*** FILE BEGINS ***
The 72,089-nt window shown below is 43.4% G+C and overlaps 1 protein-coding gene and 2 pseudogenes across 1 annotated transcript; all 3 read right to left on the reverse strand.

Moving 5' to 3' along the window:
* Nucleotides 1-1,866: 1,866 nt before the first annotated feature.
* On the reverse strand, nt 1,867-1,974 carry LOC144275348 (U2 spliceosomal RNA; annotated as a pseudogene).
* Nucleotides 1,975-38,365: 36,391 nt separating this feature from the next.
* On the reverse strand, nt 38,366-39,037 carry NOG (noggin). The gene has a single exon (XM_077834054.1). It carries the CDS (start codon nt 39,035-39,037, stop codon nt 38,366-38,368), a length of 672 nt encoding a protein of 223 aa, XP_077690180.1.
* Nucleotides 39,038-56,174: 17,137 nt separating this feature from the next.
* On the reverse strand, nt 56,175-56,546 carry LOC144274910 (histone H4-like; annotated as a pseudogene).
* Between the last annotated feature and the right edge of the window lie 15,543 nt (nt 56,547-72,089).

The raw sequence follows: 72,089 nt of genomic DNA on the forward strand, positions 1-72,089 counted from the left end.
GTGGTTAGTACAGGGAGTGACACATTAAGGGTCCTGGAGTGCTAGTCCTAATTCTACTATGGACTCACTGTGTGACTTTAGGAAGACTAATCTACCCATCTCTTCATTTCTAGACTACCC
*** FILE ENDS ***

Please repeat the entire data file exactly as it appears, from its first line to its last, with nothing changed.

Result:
The 72,089-nt window shown below is 43.4% G+C and overlaps 1 protein-coding gene and 2 pseudogenes across 1 annotated transcript; all 3 read right to left on the reverse strand.

Moving 5' to 3' along the window:
* Nucleotides 1-1,866: 1,866 nt before the first annotated feature.
* On the reverse strand, nt 1,867-1,974 carry LOC144275348 (U2 spliceosomal RNA; annotated as a pseudogene).
* Nucleotides 1,975-38,365: 36,391 nt separating this feature from the next.
* On the reverse strand, nt 38,366-39,037 carry NOG (noggin). The gene has a single exon (XM_077834054.1). It carries the CDS (start codon nt 39,035-39,037, stop codon nt 38,366-38,368), a length of 672 nt encoding a protein of 223 aa, XP_077690180.1.
* Nucleotides 39,038-56,174: 17,137 nt separating this feature from the next.
* On the reverse strand, nt 56,175-56,546 carry LOC144274910 (histone H4-like; annotated as a pseudogene).
* Between the last annotated feature and the right edge of the window lie 15,543 nt (nt 56,547-72,089).

The raw sequence follows: 72,089 nt of genomic DNA on the forward strand, positions 1-72,089 counted from the left end.
GTGGTTAGTACAGGGAGTGACACATTAAGGGTCCTGGAGTGCTAGTCCTAATTCTACTATGGACTCACTGTGTGACTTTAGGAAGACTAATCTACCCATCTCTTCATTTCTAGACTACCC